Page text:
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Wednesday, September 26, 2007

Solomon Students at UNITECH Lae study in the dark after power cut due to unpaid bills by the university

By Peter Korugl

Solomon Islands students at the University of Technology (UNITECH) in Lae are believed to be also affected after PNG Power Limited has cut the power supply to the Papua New Guinea University of Technology due to unpaid electricity bills, preventing students from having access to vital facilities for their studies.

According to the National Newspaper website, the power supplier opted to take the drastic action after the university failed to settle outstanding bills totalling K600,000 incurred this year.

The power disconnection only came to light yesterday when frustrated students, claiming they were unable to study properly, called a forum and demanded the administration to explain why the bills were not settled and when the problem would be rectified.

According to staff and students on the Taraka campus in Lae, Morobe province, the power disconnection affected the library, lecture rooms and other academic facilities as well as communication between the university and the outside world.

“Students cannot study because the library, laboratories and classrooms are without power,” a senior electrical engineering student said, adding that the main server was out. We are unable to communicate with the outside world because our telephones and internet service are out as well due to the power situation.”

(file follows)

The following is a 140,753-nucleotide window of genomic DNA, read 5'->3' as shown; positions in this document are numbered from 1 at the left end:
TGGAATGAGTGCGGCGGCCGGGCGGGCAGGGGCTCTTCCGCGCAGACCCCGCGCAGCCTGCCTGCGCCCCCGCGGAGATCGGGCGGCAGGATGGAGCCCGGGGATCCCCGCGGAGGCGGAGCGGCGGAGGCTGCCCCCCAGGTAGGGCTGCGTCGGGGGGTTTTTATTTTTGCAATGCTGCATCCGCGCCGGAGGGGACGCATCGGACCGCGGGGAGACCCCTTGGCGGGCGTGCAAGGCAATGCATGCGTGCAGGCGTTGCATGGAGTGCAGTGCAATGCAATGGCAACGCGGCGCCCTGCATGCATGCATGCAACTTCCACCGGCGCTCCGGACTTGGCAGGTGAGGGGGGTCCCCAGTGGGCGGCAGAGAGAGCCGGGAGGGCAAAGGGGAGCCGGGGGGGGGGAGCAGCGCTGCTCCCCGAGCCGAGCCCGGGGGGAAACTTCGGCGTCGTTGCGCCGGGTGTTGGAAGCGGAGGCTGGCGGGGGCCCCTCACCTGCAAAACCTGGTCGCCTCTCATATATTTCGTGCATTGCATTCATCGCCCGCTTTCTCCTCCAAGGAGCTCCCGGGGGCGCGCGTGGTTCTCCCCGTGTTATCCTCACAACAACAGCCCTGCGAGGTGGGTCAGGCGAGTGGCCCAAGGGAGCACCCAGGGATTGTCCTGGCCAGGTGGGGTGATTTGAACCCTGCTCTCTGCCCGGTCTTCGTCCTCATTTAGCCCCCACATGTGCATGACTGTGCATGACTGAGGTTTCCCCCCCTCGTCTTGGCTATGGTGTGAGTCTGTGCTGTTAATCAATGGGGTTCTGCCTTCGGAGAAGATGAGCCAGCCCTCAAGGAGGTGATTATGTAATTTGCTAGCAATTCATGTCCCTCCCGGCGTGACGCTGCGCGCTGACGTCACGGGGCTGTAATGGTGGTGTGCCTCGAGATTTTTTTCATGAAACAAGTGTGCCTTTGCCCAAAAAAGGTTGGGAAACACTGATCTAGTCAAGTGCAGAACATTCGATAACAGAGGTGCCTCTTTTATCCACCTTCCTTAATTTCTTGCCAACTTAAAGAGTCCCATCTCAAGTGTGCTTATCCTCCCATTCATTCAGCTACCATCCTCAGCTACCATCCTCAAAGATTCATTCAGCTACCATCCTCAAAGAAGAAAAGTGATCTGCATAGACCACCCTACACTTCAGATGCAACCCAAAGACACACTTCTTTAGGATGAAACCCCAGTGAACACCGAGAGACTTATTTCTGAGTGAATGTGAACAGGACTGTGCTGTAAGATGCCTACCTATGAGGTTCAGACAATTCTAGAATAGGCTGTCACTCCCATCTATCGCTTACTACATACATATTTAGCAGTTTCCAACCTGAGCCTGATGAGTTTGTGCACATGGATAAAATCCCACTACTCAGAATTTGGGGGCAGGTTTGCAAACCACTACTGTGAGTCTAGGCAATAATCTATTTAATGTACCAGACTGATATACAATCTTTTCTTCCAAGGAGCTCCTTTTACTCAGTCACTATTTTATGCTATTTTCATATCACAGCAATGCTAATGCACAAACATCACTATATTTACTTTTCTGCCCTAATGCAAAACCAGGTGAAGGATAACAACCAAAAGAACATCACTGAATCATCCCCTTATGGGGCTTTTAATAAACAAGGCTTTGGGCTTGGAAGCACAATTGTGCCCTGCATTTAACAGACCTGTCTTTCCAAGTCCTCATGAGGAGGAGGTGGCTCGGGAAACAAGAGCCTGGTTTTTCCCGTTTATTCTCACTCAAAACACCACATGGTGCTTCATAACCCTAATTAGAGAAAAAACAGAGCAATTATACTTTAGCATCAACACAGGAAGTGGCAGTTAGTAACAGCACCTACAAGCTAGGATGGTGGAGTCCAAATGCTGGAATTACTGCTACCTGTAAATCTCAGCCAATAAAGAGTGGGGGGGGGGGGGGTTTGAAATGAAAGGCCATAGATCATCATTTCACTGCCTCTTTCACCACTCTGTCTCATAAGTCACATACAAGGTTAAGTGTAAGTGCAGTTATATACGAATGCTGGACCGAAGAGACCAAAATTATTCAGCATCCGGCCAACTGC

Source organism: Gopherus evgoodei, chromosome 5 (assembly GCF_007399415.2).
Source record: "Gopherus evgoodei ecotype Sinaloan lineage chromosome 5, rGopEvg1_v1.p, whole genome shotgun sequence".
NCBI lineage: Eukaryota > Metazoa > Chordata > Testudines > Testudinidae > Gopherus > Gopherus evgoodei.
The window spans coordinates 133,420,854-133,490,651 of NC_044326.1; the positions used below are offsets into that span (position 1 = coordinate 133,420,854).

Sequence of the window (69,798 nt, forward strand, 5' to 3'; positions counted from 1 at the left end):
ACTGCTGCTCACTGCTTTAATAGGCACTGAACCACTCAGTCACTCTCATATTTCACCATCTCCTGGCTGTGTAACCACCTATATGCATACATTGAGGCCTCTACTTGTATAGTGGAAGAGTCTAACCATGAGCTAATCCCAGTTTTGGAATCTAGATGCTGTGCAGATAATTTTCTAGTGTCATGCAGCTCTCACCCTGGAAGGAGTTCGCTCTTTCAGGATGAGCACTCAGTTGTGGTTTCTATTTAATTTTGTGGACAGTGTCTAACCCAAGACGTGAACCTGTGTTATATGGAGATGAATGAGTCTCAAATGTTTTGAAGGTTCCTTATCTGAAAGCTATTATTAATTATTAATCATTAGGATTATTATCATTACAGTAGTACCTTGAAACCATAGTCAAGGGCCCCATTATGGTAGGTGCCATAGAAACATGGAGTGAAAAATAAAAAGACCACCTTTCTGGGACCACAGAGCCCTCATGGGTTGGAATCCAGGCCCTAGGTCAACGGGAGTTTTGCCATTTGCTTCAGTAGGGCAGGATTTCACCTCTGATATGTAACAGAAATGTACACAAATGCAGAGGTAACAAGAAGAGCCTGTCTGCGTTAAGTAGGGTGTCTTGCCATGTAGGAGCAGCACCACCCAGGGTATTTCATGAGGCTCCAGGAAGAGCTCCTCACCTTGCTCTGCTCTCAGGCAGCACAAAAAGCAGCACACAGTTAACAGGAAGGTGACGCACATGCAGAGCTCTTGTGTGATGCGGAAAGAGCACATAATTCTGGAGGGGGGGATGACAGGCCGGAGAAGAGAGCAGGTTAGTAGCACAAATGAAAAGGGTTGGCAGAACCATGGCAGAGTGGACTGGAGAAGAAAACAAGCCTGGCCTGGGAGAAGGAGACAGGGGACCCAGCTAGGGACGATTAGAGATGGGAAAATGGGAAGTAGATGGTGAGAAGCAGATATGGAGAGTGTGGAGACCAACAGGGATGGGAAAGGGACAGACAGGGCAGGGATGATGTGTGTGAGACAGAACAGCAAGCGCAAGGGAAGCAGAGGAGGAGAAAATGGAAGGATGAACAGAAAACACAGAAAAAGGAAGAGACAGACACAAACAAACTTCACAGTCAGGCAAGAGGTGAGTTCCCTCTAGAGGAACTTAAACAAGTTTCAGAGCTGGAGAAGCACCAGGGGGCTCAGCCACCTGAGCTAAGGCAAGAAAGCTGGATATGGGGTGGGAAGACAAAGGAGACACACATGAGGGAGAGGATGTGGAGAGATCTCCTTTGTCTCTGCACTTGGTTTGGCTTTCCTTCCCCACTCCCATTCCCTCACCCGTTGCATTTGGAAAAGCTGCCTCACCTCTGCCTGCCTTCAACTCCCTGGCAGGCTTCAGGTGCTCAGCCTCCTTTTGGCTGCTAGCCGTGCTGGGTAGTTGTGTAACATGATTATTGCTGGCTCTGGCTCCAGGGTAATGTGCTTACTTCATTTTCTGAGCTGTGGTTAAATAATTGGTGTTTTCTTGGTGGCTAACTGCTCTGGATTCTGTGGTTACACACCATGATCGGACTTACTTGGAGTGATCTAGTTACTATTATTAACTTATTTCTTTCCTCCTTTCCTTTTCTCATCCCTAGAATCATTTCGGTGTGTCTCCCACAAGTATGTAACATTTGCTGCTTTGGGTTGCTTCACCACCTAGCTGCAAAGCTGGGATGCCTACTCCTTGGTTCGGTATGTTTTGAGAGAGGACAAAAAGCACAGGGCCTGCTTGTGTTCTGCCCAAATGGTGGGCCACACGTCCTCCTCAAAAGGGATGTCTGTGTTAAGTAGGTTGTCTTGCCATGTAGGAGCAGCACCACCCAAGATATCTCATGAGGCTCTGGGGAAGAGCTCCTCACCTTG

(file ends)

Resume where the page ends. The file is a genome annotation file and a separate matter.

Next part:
One of the academic facilities affected was the Mining Engineering Department’s laboratory. Staff at the laboratory said they could not carry out tests and analyse rock samples sent in from the Hidden Valley and Wafi gold projects because the laboratory was without power.

Acting Vice-Chancellor, Wilson Tovirika told the students that the university was unable to settle the electricity bills because it had no money.

“If we settle the debt, we would not have enough money to run the university for the rest of the academic year,” he said.

Mr Tovirika said over K2 million the university had to pay for the electricity was used to rehabilitate staff houses and academic infrastructure this year.

Registrar Allan Sako told the students that some money was paid to PNG Power already and power should have been reconnected yesterday. Mr Sako and Mr Tovirika said the university paid K230,000 two weeks ago to PNG Power and another K253,000 was paid yesterday and PNG Power gave its assurance that it would reconnect the power supply.

Source: The National

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